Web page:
Many video game creators go to great lengths to ensure that their games are highly realistic. Weapons, sound effects, uniforms, athletic abilities, locations, logos and other details are often copied from the real world and virtually re-created with great precision. Inevitably, some of those details may include copyrighted material. Should game creators be required to pay for copying that material? Or is such copying permissible as a noninfringing "fair use" under the U.S. Copyright Act? This question was addressed by a federal district court in Maryland in Bouchat v. National Football League Properties, LLC, No. 1:11-cv-02878, on November 19, 2012. In ruling on the defendants' summary judgment motion, the court determined that video game company EA Sports' use of the Baltimore Ravens' old logo in its "Madden NFL" game was not a fair use.
Back in 1995, plaintiff Frederick Bouchat created and copyrighted a drawing of a raven clutching a shield emblazoned with a capital letter "B." The newly formed NFL Baltimore Ravens team copied Bouchat's drawing and incorporated the "Flying B" into its primary logo displayed on the team's helmets during its first three seasons (1996-1998). Bouchat successfully sued both the NFL and the Ravens for copyright infringement—but the jury awarded no damages to Bouchat, finding that no part of the defendants' profits was attributable to the copyright infringement. The Ravens stopped using the infringing logo in 1998.
Over a decade later, video game publisher EA Sports reignited the controversy over Bouchat's drawing when it added a new feature to its popular Madden NFL series: "throwback" uniforms. In the 2010, 2011, and 2012 versions of Madden NFL, game players could dress their virtual teams in uniforms that had been historically used by those teams. Among the old uniform options that EA Sports faithfully re-created was the 1996 Baltimore Ravens' uniform, complete with the infringing Flying B logo. Bouchat, it seems, was not flattered and filed suit against both the NFL and EA Sports for copyright infringement. The defendants moved for summary judgment, arguing that their use of the logo was a protected fair use.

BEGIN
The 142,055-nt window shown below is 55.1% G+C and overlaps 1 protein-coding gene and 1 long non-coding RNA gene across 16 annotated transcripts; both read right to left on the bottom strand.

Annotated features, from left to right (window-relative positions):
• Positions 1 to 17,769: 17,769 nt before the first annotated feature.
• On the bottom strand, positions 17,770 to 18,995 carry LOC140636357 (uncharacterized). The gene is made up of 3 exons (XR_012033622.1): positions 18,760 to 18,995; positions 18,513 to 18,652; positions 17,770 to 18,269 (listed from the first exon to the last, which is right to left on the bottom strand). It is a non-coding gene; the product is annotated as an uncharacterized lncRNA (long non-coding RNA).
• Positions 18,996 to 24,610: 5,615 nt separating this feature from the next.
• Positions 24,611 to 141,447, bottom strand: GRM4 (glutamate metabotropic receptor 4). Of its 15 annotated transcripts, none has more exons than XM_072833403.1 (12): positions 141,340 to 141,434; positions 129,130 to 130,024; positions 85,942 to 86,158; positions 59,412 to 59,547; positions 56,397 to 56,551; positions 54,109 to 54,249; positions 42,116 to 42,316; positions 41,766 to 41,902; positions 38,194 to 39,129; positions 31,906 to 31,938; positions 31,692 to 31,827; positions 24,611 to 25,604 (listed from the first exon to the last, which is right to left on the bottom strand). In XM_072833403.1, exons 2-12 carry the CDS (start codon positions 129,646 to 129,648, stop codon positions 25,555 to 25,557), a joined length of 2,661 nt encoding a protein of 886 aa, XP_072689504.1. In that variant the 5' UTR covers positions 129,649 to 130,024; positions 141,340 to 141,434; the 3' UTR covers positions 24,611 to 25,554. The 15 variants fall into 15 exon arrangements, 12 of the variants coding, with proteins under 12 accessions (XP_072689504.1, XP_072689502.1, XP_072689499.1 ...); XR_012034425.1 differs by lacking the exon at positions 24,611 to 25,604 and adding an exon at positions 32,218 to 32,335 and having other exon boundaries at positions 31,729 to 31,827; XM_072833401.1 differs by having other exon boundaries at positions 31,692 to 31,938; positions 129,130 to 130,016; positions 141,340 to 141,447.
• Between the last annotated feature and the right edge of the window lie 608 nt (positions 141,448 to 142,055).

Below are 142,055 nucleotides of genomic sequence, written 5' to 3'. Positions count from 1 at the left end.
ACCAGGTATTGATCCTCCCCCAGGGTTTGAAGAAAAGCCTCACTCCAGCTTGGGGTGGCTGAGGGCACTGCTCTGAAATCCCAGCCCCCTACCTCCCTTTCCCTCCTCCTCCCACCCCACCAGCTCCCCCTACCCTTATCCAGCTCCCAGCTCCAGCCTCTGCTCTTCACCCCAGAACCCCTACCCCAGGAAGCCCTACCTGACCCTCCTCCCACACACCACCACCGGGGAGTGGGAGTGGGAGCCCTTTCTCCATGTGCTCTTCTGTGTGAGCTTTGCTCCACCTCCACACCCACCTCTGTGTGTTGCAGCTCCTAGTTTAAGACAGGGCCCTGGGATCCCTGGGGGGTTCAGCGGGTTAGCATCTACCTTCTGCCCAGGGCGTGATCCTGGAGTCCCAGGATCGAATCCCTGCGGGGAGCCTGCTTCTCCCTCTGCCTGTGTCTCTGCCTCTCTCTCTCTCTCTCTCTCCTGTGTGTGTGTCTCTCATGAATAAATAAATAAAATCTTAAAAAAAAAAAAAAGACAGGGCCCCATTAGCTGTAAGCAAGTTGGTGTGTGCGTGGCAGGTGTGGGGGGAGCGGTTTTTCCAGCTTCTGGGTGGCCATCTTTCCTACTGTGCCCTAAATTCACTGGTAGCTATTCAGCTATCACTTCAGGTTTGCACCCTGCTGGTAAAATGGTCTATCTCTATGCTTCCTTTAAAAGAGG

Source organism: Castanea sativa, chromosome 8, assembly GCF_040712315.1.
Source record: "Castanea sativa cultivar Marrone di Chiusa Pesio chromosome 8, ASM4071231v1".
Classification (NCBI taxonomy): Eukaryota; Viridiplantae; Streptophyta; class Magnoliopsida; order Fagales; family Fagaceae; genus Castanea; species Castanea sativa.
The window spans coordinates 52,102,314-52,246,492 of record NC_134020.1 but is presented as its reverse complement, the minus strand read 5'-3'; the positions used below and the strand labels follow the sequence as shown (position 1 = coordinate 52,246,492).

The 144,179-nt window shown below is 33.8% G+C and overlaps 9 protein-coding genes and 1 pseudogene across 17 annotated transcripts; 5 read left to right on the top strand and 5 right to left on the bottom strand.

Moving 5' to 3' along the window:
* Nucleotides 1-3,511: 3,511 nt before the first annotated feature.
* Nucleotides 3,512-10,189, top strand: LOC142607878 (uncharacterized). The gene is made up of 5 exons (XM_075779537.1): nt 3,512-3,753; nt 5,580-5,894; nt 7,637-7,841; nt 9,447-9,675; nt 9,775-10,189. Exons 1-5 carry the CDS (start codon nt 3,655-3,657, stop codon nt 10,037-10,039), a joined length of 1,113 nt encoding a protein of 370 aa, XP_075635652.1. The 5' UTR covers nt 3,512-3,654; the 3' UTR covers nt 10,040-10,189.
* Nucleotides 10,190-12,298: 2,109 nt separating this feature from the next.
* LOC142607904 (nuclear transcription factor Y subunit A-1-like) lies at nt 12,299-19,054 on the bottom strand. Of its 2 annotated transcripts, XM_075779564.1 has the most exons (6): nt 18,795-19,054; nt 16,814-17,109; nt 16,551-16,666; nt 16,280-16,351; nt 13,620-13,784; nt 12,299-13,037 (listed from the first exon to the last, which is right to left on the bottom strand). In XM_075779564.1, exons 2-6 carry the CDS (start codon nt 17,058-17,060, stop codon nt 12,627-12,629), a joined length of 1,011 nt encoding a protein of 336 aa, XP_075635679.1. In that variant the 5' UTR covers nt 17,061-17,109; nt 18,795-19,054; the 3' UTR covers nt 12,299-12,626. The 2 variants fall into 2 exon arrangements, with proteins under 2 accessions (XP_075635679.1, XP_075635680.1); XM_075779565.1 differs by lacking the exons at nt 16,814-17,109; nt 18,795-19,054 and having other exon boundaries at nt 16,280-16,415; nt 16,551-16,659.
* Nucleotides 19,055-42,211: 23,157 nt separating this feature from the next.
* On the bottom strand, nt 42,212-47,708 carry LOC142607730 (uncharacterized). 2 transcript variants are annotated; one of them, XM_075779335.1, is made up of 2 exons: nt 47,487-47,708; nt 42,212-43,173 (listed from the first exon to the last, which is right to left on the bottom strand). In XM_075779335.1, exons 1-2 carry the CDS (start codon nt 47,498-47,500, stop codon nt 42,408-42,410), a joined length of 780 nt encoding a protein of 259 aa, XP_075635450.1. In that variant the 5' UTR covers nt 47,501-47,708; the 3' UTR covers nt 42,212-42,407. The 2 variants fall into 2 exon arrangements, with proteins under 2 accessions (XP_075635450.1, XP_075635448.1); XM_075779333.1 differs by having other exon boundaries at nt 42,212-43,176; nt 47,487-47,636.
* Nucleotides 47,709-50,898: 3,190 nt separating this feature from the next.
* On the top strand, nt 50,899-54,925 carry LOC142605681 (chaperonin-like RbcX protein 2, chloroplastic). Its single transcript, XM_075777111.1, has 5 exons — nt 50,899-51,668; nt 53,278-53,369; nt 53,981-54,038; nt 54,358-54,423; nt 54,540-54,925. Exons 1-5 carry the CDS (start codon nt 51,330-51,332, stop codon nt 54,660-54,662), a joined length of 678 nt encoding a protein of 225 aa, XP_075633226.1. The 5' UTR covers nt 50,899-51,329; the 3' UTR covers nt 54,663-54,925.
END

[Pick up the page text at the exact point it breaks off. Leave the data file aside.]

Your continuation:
The court sided with Bouchat, holding that EA Sports' use of the logo in Madden NFL was not a fair use. The court analyzed and applied the four fair use factors listed in 17 U.S.C. § 107: (1) the purpose and character of the use, (2) the nature of the copyrighted work, (3) the amount and substantiality of the portion used in relation to the copyrighted work as a whole, and (4) the effect of the use on the potential market for the original work.
With regard to the first factor, the court found that the purpose and character of the use weighed in Bouchat's favor. EA Sports had used the logo in a nontransformative way, for a substantially commercial purpose. "[T]he Game," the court explained, "uses the Flying B Logo . . . to augment sales of its product by seeking to profit from the 'nostalgia value' gained from use of the infringing work in the very same manner as was the original use." Thus this factor indicated that EA Sports' exploitation of the infringing logo was not a fair use.
Similarly, the second and third factors also weighed against a finding of fair use, because Bouchat's drawing is a creative work warranting strong copyright protection, and because the entirety of Bouchat's drawing was used in the game.
Finally, the court pointed out, even though there might not be a market to license Bouchat's original shield drawing, there most certainly is a market to exploit the nostalgia value of NFL throwback uniforms and memorabilia, including items displaying the infringing Flying B logo derived from Bouchat's drawing. Anyone wishing to exploit the Flying B logo, therefore, needs the consent of both Bouchat and the NFL. Thus the court held: "The fourth . . . factor is, if not neutral, only slightly favoring a finding of fair use." Considering all four factors together, the court found that EA Sports' use of the Flying B logo in Madden NFL was not a fair use.
One lesson from this decision is that those who wish to capitalize on "nostalgia value" should first seek permission from those who actually helped create that value in the first place. Even when attempting to faithfully re-create historical details, it may behoove video game makers and other creators to do some research and confirm that all interested copyright holders have been consulted.
It remains to be seen whether EA Sports can successfully re-create yet another part of history: convincing another jury that even though Bouchat's drawing has been infringed, he is not entitled to any actual damages.